AFTER these days of fun and touring it was time to get down to work. The Impact conference started on Friday and ran through Tuesday. This is 5 full days of sermons and workshops, compared to the 3 and a half days of the Shepherds’ Conference. This was an absolutely amazing time with Steve Lawson and Jerry Wragg leading the main sessions. Close to 400 people attended the conference and of this number were represented possibly the vast majority of bible believing and teaching pastors in New Zealand, indicative of the spiritual climate in NZ, there were probable not more than a two dozen pastors present at the conference. Lay leaders and people attending weak churches flock to the conference because it has become known as the event where great biblical preaching will be heard.
Steve Lawson gave 5 very powerful messages on the Beatitudes and the most powerful sermon on 1 Corinthians 15 and the return of the Lord. I do not feel it is an overstatement to say the Sunday morning message on Corinthians must have been what listening to George Whitfield would have been like. I am not charismatic by any stretch of the imagination but if you read about the responses that men and women responded with to the powerful preaching of the Word of God by Jonathan Edwards you would not be all too far from what was experienced that Sunday morning in New Zealand. If you would like a copy of the message please email me and I’ll get one forwarded to you.

AS THE conference winded down I learned that Steve Lawson, Denys and a few other guys would be playing 18 holes of golf the following day. I was tapped on the shoulder to caddy for Denys and on Wendsday I found myself standing at the tee off for the first hole of the golf course caddying for the team of Denys and Steve. Keep in mind now that I have never even set foot on a golf course, I didn’t know the first thing and anything but I was caddying for Steve Lawson who could probably pursue a career in amateure if not professional golfing and Denys who himself was a highly skilled golfer. It was a once in a lifetime opportunity for a seminarian to watch and listen as the men who played golf talked about ministry, grumbled about poor shots and dispensed sage advice like, “This is what it’s all about ministry and good golf.’ It was a great bookend to an amazing God orchestrated two weeks in New Zealand.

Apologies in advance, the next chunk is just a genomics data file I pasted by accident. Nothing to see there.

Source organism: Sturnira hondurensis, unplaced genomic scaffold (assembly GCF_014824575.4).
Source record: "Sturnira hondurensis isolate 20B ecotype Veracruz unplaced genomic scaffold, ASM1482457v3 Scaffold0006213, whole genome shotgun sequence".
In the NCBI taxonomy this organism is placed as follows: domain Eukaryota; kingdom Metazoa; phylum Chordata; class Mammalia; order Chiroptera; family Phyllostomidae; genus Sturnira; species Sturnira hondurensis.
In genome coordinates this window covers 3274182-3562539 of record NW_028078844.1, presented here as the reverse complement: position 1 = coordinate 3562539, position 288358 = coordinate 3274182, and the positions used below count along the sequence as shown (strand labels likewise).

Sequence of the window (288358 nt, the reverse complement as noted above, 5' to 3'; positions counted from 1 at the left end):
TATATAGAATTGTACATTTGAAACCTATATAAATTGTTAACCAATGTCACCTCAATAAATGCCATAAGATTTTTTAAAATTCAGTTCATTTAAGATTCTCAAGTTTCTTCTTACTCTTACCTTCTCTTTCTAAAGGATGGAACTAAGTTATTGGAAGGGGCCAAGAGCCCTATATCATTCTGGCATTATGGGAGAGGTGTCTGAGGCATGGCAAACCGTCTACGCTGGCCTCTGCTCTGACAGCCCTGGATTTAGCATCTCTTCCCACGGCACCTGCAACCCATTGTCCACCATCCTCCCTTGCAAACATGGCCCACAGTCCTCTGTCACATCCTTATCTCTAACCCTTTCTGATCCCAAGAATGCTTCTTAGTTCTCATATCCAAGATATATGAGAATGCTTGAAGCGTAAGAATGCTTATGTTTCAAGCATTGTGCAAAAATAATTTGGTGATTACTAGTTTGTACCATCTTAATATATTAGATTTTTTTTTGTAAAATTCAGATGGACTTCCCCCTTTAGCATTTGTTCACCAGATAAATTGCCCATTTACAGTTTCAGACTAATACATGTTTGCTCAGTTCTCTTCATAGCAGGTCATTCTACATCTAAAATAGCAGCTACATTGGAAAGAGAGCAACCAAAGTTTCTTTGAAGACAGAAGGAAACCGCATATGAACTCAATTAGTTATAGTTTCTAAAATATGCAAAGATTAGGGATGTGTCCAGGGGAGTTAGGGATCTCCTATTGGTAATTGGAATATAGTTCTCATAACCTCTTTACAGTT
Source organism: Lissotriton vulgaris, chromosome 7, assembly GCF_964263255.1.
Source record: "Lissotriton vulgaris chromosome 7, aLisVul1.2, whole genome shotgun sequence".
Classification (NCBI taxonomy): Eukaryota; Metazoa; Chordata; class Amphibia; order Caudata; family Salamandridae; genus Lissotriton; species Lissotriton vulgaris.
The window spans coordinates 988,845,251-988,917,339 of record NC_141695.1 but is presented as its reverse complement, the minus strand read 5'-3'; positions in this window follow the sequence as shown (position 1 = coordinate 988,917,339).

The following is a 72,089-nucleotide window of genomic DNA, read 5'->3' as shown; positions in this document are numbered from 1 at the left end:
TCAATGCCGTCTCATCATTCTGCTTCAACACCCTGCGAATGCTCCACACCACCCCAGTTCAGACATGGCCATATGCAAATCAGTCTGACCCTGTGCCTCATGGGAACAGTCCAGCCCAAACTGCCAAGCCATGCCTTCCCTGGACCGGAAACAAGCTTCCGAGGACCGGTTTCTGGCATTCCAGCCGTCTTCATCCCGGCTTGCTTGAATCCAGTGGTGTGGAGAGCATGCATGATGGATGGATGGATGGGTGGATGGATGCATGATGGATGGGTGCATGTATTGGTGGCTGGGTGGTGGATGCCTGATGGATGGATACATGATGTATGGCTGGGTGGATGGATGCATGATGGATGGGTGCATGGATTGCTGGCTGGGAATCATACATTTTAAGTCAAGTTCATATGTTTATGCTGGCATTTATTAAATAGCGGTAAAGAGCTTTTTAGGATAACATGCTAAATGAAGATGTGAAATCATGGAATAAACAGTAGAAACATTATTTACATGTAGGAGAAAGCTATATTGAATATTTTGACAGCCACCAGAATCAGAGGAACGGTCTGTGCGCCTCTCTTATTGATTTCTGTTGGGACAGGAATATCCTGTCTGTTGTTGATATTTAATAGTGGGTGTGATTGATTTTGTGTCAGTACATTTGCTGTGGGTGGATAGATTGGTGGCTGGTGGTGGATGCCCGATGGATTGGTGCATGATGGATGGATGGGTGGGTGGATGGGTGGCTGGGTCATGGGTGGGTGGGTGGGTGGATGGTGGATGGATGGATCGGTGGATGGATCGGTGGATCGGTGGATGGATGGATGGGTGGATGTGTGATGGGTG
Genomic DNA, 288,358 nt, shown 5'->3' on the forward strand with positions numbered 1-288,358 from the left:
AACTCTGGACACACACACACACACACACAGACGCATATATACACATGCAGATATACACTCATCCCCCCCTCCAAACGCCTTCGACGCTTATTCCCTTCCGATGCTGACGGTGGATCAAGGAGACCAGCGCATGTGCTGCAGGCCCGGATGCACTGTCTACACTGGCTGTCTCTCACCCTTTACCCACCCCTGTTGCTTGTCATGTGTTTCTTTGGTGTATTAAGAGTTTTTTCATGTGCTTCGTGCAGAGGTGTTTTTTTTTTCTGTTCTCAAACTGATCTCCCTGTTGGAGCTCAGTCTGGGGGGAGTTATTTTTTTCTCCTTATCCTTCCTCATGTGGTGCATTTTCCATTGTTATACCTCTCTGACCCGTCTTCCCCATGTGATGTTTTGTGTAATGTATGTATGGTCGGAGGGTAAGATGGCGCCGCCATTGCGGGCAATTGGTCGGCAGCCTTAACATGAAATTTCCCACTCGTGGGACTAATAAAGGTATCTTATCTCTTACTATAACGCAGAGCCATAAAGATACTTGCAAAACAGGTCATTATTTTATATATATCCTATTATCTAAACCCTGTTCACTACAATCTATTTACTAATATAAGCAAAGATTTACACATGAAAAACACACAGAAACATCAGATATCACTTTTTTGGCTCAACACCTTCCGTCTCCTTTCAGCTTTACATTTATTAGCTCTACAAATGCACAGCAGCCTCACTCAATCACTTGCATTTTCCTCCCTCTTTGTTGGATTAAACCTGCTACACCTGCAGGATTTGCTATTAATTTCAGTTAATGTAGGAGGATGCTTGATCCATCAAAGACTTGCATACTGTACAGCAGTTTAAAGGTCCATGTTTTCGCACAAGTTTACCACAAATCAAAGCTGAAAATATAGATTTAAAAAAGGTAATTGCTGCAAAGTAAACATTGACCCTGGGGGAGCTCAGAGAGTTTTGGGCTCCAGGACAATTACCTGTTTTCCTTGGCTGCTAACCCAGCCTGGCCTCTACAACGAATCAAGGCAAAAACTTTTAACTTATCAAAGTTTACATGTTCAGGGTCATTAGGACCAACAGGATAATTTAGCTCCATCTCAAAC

This is the introductory post in a series of posts I hope to publish in the next few weeks. I could go on for pages but instead will break up what follows this according to topics or subjects that are a little more detailed. It should be remembered that one of the primary purposes of my trip was to look for potential ministry opportunities for after seminary. I met lots of men and heard lots of opportunities but also saw into the very heart of the challenges that the church is facing in New Zealand. These will be the topics of following posts. If you have any questions please feel free to email me or respond to this post and I’ll answer back that way other people can see the questions and their answers. I intend to post 1 new article a week for the next several weeks. I will blog about the challenges facing the church in New Zealand, the sucess of the Hastings/Napier area churches, messages from the conference, the Shepherd's Bible College and contacts that I made while in NZ.
As you read these posts and look at the pictures the intent is to show you how the Lord is working in another part of the world so you can pray with understanding along with Amy and I as we consider future ministry in New Zealand. It is no understatement to say that the fields are white unto harvest but that the workers in that land are few. There are tremendous opportunities and significant challenges in pursuing a call to this land.

All the photos were taken during my time in New Zealand.


GreenEggsandSam said...

soo cool!
i pray that the LORD makes HIs direction very clear...and I hope it includes NZ...I'd try to come visit!

Anonymous said...

Hi, Scott! I really enjoyed your report on New Zealand. I'm looking forward to the next chapter. Please remember to send me copies of some of the sermons you mentioned. The picture of you and Amy is great! Love, Momabird

Chuck Staley said...


I was on a walk tonight with Gina raving about one of Steve Lawson's sermons and she casually mentions that you went to NZ with him. What a great post. Please send me the sermon. Every time I hear him preach, my heart is moved! Also, I'm looking forward to hearing about the opportunities in NZ.